So naturally I raised the question with my own psychologist. And she told me that Piers is right. My procrastination problem isn’t due to perfectionism at all, it’s down mostly to impulsiveness. That’s deeply counter-intuitive, but it means I have a tendency to veer off into doing easier or more pleasurable tasks, instead of doing the important or pressing ones. I do what is pleasurable right now, instead of doing the difficult thing now to avoid discomfort and to enjoy pleasure later.
She pointed me towards a survey I could do online which, as if to prove her point, I started as soon as I got home but then found I had to create an online account to complete it, so I put it off until later and watched something on Netflix instead. And I still haven’t done the survey.
But my therapist did try to assure me I do not have too much to worry about, despite the stress that stems from my procrastination problem. Chronic procrastinators often can be paralysed by indecision, and while I often find it a difficult hurdle to clear, I’m not yet at that stage. It does happen to someone I know, so I understand the implications, and it is a serious issue. Luckily, she has friends who know all about it and can help when it gets particularly bad. The usual sign that it’s happening is when she disappears from social media for more than 48 hours.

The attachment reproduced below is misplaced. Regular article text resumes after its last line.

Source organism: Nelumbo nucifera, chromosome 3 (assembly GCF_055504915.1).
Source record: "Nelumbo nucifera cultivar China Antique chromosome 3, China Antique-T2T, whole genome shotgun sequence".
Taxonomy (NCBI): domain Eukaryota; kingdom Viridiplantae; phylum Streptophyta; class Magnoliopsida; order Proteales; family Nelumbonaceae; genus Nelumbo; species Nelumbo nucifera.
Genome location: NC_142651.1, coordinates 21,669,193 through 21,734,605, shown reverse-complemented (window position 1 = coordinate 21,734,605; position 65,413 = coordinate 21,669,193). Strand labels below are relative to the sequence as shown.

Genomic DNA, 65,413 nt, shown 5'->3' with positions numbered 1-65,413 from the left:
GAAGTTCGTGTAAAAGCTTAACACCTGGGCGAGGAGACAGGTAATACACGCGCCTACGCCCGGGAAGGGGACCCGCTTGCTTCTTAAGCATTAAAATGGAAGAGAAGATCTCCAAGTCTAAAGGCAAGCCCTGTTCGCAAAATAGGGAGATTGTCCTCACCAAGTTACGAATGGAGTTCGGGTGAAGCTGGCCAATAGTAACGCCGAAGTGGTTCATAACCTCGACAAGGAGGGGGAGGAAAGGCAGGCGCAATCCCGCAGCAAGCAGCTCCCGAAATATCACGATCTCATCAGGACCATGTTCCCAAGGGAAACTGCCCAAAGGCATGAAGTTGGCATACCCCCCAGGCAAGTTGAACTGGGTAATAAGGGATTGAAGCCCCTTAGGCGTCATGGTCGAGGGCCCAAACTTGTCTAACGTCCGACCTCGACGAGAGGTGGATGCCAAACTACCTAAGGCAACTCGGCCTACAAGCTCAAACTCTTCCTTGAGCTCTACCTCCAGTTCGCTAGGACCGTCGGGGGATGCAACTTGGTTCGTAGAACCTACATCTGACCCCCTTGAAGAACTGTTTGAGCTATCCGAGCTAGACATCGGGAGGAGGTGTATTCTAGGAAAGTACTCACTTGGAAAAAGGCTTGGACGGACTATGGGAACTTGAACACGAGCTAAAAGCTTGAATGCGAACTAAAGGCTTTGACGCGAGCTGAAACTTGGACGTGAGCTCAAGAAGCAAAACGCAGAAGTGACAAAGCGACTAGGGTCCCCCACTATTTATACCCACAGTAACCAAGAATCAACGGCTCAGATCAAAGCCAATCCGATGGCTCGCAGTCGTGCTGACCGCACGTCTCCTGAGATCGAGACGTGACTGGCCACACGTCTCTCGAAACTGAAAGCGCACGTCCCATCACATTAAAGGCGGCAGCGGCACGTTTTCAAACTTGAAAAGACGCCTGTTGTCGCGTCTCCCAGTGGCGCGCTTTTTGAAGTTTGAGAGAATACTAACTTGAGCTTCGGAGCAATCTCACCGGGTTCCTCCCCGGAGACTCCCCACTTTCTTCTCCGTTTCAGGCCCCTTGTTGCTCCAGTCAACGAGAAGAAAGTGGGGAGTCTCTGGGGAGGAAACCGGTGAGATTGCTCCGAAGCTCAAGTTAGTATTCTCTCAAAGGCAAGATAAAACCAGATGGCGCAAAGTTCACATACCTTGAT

The question for procrastinators is why the anxiety that often accompanies the condition isn’t more of a spur to action – you know, actually doing something about it, in a timely manner, to avoid the stress and anxiety that inevitably results. That’s something I have not yet got to the bottom of, but I’m working on it. Who knows, someday I might get around to writing about it.